The Wrestling Veteran Who Preferred Sting’s Original Look

The Wrestling Veteran Who Preferred Sting's Original Look

Sting, the renowned wrestler, gained fame for his vibrant and colourful persona during his time in WCW in the early 90s.

Known for his bright blond hair, vibrant face paint, exuberant ring attire, and energetic presence, Sting became an iconic figure in the wrestling world. However, during the nWo takeover of 1996, a new iteration of the Stinger emerged. In a storyline where fellow babyfaces suspected him of betrayal, he transformed into a darker, enigmatic character reminiscent of Brandon Lee’s portrayal in the 1994 movie adaption of ‘The Crow’.

This transformation featured black and white face paint, a long trench coat, and a brooding, silent demeanour, signifying a departure from his previous flamboyant image and aligning him as a mysterious and vengeful figure seeking retribution against villainous forces in wrestling. This evolution proved pivotal in reshaping his career, solidifying his status as an enduring and iconic figure in professional wrestling, despite facing some apparent criticism, as indicated by wrestling veteran Robert Fuller on an episode of KC Guest Booker clipped by Wrestling Shoot Clips, where he expressed his disapproval of the change in Sting’s gimmick.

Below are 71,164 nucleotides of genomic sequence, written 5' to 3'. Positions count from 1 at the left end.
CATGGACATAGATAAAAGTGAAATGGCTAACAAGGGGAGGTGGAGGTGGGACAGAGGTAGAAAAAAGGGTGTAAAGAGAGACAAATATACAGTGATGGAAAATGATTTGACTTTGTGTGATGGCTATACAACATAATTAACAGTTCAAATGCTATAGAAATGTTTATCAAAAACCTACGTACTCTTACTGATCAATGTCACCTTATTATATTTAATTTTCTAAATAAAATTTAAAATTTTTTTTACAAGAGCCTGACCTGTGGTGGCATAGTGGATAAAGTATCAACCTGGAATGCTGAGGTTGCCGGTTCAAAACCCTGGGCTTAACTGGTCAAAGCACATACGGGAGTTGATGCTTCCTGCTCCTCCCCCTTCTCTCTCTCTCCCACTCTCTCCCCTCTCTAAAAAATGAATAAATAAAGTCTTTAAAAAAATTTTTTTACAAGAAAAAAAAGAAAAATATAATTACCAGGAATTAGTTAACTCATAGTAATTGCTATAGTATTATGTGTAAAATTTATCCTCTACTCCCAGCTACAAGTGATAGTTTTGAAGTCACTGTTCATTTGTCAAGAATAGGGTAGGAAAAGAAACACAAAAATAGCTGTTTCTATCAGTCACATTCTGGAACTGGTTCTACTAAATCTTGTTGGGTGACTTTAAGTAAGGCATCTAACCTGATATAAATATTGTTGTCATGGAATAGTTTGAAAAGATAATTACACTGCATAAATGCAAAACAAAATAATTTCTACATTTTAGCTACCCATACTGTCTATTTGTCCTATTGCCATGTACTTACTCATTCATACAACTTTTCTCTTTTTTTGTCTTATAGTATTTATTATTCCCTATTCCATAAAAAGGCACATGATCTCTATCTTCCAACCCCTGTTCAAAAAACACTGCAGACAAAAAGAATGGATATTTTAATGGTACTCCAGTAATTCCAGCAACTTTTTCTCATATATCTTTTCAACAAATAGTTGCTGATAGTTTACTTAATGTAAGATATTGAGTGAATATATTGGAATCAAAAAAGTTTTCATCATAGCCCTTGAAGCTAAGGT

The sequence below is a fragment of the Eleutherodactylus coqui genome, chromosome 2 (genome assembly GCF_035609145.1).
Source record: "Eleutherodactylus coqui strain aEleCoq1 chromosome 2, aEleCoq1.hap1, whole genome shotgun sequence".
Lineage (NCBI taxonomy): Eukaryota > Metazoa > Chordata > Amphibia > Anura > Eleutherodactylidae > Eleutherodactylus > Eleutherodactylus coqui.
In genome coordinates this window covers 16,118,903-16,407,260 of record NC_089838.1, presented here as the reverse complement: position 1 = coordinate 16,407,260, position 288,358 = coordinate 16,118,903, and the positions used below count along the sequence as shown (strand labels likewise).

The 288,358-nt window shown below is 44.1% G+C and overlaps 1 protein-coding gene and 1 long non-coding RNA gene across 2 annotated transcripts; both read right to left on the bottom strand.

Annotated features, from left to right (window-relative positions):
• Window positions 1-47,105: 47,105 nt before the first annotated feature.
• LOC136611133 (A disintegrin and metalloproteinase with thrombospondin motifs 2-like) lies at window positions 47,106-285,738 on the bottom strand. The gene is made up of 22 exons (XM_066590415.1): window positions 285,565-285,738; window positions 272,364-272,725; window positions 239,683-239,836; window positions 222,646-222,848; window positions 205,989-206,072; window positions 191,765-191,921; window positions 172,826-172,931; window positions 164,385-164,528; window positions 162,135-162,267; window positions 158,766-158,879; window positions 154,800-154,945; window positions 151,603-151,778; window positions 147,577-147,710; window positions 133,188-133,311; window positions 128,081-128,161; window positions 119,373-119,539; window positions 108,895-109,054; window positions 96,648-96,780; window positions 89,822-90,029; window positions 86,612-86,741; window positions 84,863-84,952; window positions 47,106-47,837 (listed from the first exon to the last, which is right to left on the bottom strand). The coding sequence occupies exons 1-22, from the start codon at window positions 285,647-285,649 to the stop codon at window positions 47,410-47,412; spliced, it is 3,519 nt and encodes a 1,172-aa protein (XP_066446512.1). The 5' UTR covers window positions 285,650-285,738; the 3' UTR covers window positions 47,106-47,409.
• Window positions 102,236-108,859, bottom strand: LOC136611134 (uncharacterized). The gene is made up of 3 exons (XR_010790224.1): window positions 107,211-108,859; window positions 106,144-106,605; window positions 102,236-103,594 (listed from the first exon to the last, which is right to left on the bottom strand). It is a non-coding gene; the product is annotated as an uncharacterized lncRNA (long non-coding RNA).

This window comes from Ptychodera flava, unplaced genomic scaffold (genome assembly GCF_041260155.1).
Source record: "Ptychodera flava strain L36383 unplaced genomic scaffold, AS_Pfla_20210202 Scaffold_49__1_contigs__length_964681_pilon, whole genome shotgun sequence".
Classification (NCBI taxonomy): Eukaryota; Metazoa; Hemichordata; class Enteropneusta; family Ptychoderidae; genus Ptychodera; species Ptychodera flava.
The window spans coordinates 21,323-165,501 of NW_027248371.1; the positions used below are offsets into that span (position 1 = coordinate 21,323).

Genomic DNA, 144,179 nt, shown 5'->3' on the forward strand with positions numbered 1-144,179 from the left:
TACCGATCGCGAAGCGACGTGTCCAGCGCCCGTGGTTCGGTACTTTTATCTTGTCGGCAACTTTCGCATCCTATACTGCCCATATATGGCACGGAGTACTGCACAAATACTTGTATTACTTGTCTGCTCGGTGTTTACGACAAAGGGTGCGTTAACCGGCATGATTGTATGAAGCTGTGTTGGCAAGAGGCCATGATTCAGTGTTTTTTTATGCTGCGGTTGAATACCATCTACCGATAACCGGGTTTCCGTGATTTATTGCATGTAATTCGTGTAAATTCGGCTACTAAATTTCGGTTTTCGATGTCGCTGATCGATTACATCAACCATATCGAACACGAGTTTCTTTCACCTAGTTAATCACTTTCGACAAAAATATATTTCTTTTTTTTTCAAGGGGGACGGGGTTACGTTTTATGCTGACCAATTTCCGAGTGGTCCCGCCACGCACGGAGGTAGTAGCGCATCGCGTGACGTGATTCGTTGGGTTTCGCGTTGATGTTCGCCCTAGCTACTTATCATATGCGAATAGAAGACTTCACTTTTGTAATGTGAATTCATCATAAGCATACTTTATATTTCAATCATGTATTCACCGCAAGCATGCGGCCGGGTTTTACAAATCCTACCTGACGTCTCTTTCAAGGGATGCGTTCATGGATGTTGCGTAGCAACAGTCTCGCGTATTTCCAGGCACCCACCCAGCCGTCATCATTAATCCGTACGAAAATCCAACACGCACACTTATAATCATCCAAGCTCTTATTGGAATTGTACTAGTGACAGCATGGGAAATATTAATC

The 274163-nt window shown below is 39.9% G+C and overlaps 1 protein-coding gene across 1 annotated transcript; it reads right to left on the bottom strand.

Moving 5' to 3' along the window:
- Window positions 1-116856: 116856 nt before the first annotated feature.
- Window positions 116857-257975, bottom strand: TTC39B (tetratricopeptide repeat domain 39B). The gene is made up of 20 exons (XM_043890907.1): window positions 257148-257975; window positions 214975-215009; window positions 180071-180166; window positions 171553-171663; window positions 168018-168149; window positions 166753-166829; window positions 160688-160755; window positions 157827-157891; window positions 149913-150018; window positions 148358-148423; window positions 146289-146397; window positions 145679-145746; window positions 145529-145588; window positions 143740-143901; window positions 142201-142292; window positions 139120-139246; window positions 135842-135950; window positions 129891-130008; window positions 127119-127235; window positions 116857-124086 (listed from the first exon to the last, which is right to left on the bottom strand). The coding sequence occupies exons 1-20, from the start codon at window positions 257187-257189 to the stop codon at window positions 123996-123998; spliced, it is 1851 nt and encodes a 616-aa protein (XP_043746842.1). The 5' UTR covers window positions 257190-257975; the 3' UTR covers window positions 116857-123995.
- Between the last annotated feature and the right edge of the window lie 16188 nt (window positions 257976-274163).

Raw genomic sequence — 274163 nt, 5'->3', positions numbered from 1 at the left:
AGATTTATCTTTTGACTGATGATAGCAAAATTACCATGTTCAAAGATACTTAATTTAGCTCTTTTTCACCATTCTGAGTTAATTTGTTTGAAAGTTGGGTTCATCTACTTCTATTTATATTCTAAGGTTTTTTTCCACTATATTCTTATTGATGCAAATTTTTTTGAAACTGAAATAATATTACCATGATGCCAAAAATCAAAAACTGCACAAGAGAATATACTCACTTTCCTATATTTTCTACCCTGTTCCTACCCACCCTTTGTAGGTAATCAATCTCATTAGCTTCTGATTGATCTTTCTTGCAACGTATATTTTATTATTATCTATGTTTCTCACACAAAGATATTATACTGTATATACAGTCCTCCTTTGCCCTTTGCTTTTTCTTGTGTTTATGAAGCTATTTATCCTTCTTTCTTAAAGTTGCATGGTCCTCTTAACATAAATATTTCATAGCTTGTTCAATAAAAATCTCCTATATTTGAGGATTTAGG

“If I’d have been in the office, I would have walked with a pot roast a lot faster if they’d have wanted to put Sting in a black outfit! And things comin’ down his face and the baseball bat! I’d have said, “hey, guys. Y’know, I don’t think I can get anything going with this thought!”.”

Sting’s initial appearance during the emergence of WCW was characterised by vibrant and flamboyant elements, standing in stark visual contrast when he faced off against the villainous nWo.

“This guy was the franchise. He was WCW. And he was over with the kids. When they put him the black outfit and all that, what did the kids do?! And I don’t want my kids out there watching TV… It’s the thing that’s made him the whole time, the kids love him and he was like Hogan back in the heyday. Sting was their Hogan and I wouldn’t have changed that.”

Robert Fuller embarked on his wrestling journey in 1970 in the Alabama and Tennessee regions, achieving numerous tag team titles while teaming with his cousin Jimmy Golden. Following his in-ring career, Fuller transitioned into managerial roles, notably portraying Col. Robert Parker in WCW and later assuming a nearly identical character as Tennessee Lee in the WWE, where he managed Jeff Jarrett. Having experienced the late 90’s transformation of Sting and the wrestling industry first-hand, Fuller emphasized that he did not favour the changes that took place during that period.

“I didn’t like that thing with Sting. I would have done it all different.”

Sting Remembered As One Of Wrestling’s True Great Icons

Sting was loved around the world as one of the all-time greats of professional wrestling. Collective Thoughts takes us back to what it was like to be a fan the first time we witnessed the legendary star. Even before his days in AEW or WWE, he was known to many as a true icon of the sport.

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